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Born in America, Josephine Baker would find fame overseas in Europe as a singer, dancer and actress during the 1920s and 1930s. She would become the first African-American woman to star in her own film. Once a huge star across the globe known for her sultry dancing and exotic looks, Baker’s fame today has largely faded from our cultural memory. Director Jacques de Baroncelli’s The French Way (Fausse alerte) is one of Josephine Baker’s lesser known films. It’s a light ensemble comedy about two feuding parents preventing their children from marriage.

The French Way is an amusing, farcical take on Romeo and Juliet that remains entertaining for Baker’s singing performances. The movie doesn’t have the risque material that characterizes some of Josephine Baker’s more memorable screen performances.

The humor falls along the screwball tropes and romantic farces that were popular in the 1930s

Filmed in 1940, the French comedy wouldn’t see the light of day until 1945 in France. The French Way would finally surface in America in 1952, partially altered with the removal of a few scenes. Set against the back-drop of Paris during World War II, air raid sirens help play a role in the plot to remind everyone of the setting. Two rival neighbors, a Mr. Dalban (Saturnin Fabre) and Mrs. Ancelot (Gabrielle Dorziat), have a petty feud going on that prevents their children from revealing to them they are in love and want to get married.

Enter cabaret singer Zazu played by Josephine Baker. Despite cutting a deal with Mr. Dalban to stop the young lovers’ plans, she secretly works to help them out with their parents. Along the way, Mr. Dalban and Mrs. Ancelot discover a growing attraction for each other.

The French Way is a cute, predictable ensemble comedy aided by Josephine Baker’s star-power and charisma. The movie is an ensemble piece aimed at French audiences more than a star-driven vehicle glamorizing Baker.

However, she dazzles when singing at the club or helping the young lovers get over their problems. The included American version runs an economical 74 minutes. The humor falls along the screwball tropes and romantic farces that were popular in the 1930s. This isn’t a groundbreaking piece of filmmaking, or what made Baker a huge star in Paris. It’s a fairly rare, nearly forgotten entry in her career still worth a watch today.


The French Way is an incredibly rare film and represents the first Josephine Baker film to even make it out on Blu-ray in actual HD quality. It received a 2017 restoration supervised by film archivist Jeff Joseph, presumably from a surviving film print. Running 74 minutes, this is the same version that hit American theaters in 1952. Different from the original French cut of the film, some scenes have been re-ordered and a small amount of dramatic footage has been excised. It is what is when you are dealing with the only extant film elements known for such a rare French film.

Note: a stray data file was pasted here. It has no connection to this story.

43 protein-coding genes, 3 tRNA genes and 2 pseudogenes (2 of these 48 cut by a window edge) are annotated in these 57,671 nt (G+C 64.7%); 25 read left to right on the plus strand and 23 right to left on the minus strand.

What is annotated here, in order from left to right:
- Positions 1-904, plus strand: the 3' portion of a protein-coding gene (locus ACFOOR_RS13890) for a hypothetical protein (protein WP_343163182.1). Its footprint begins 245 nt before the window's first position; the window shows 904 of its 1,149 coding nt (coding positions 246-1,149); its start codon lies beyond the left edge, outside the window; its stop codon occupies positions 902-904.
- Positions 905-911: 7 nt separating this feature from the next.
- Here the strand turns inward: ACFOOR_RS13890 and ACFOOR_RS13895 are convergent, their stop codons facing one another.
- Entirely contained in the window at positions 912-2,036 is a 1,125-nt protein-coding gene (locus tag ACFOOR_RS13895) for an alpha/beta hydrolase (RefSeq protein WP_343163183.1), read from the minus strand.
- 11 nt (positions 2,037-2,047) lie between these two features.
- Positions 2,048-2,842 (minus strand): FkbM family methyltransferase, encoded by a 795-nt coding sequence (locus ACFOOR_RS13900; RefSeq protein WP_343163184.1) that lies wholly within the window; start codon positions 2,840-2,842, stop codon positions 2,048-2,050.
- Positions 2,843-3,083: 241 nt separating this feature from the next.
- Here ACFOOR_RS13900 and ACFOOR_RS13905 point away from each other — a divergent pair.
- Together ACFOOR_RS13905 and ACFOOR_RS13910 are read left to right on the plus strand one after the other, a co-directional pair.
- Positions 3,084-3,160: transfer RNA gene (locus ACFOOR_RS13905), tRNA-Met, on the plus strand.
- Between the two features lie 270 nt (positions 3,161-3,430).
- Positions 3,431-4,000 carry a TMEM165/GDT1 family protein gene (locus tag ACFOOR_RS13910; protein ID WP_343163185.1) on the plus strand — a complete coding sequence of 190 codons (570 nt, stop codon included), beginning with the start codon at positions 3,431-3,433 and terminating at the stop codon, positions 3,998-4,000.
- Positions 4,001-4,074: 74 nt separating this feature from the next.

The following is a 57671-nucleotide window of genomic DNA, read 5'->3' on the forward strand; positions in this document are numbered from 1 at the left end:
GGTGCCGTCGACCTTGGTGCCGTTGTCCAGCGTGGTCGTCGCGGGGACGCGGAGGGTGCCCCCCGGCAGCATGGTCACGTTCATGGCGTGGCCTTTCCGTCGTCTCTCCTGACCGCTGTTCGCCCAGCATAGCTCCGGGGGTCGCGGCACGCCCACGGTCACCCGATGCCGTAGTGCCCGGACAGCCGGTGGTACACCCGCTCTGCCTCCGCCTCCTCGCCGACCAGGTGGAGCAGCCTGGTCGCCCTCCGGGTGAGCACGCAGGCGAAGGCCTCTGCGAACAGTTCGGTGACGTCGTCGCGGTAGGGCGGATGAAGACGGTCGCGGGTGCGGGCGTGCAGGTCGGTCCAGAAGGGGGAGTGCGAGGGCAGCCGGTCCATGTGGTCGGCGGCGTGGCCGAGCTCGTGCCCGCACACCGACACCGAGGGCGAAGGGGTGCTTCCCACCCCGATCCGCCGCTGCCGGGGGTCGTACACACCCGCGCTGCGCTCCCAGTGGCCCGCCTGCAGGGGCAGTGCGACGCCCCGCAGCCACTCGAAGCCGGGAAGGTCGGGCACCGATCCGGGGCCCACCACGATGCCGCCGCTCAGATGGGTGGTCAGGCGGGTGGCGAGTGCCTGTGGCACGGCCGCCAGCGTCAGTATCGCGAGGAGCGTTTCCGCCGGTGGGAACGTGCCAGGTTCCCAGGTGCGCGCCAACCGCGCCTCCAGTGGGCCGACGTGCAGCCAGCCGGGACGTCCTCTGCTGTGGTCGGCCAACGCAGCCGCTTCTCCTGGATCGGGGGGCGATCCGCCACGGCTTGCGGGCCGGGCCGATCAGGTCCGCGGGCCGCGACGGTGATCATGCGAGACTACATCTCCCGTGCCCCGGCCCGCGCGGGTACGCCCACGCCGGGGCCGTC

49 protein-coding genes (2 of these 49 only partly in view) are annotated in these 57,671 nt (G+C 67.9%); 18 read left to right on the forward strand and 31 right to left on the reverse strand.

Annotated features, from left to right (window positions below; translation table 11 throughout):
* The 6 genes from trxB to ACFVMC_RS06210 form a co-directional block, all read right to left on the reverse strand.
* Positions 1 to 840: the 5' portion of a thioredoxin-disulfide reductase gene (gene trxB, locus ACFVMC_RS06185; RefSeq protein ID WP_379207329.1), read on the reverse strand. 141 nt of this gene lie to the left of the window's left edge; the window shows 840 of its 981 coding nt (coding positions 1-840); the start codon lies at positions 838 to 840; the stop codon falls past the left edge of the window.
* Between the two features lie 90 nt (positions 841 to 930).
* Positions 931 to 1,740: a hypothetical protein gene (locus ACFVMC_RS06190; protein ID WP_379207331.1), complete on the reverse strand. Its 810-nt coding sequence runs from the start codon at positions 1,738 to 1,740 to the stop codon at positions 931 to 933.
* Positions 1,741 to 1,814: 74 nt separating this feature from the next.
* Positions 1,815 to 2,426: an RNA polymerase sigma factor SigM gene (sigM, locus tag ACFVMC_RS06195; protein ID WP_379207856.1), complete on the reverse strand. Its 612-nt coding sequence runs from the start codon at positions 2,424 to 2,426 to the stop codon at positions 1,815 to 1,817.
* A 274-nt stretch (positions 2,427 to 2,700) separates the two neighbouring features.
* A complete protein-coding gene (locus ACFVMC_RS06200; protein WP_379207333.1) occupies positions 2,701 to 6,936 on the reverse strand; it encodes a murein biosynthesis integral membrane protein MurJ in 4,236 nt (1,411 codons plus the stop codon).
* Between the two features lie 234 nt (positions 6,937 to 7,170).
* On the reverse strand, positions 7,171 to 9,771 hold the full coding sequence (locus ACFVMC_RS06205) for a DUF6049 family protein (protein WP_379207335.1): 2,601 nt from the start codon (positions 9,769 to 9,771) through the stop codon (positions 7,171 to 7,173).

Distributed by MVD Visual for Sprocket Vault and SabuCat, the 1080P black-and-white presentation has its issues. The video is encoded in AVC on a BD-25 at adequate parameters. Some manual clean-up and filtering looks to have smoothed out the film, leaving little in the way of grain. The intact print has decent clarity, if soft with lapses in definition. Some telecine wobble and gate weave is leftover from the film transfer. That being said, this is a stable, clean presentation of soft elements. While the lack of fine detail is a little disappointing, this is sharper and better-looking than DVD quality.

The French Way receives a serviceable restoration that does show definite improvements in 1080P resolution. The 1.37 presentation retains the movie’s intended theatrical aspect ratio. The contrast and its black levels lie from acceptable most of the time to crushed in a few brief scenes. This Blu-ray isn’t loaded with the razor-sharp definition seen in say the black-and-white transfers of Universal’s Monsters. But it’s also the only time anyone is going to put The French Way out on Blu-ray. If you want to explore Josephine Baker’s body of work, this is a more than watchable presentation.


Chace Audio has restored vintage audio recording before on major film and television releases, having worked on major Hollywood releases. They are a big name in this field. This time the original French audio in mono has been restored by Chace in 2.0 PCM.

Some distortion and wear to the audio is heard throughout the movie. There is a thin, reedy quality to the dialogue. Baker’s singing performances survive relatively unscathed, heard in adequate fidelity and dynamics. This is a limited recording with some issues, including crackling and hiss.

The English subtitles are burnt into the film itself. You will notice that small sections of French dialogue aren’t translated, albeit it doesn’t impact understanding the plot.


No special features are included. The French Way comes in a plain Blu-ray case.

Full disclosure: This Blu-ray was provided to us for review. This has not affected the editorial process. For information on how we handle review material, please visit our about us page to learn more.

The French Way
  • Video
  • Audio
  • Extras


Josephine Baker leads this amusing French romantic farce from World War II in fine style. While not one of her most memorable films, the forgotten film remains an entertaining comedy.

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The unaltered images below are taken directly from the movie’s Blu-ray (note subtitles are part of the print). For an additional 14 uncompressed The French Way screenshots in full resolution, early access to all screens (plus the 13,000+ already in our library), exclusive UHD reviews, and more, support us on Patreon.

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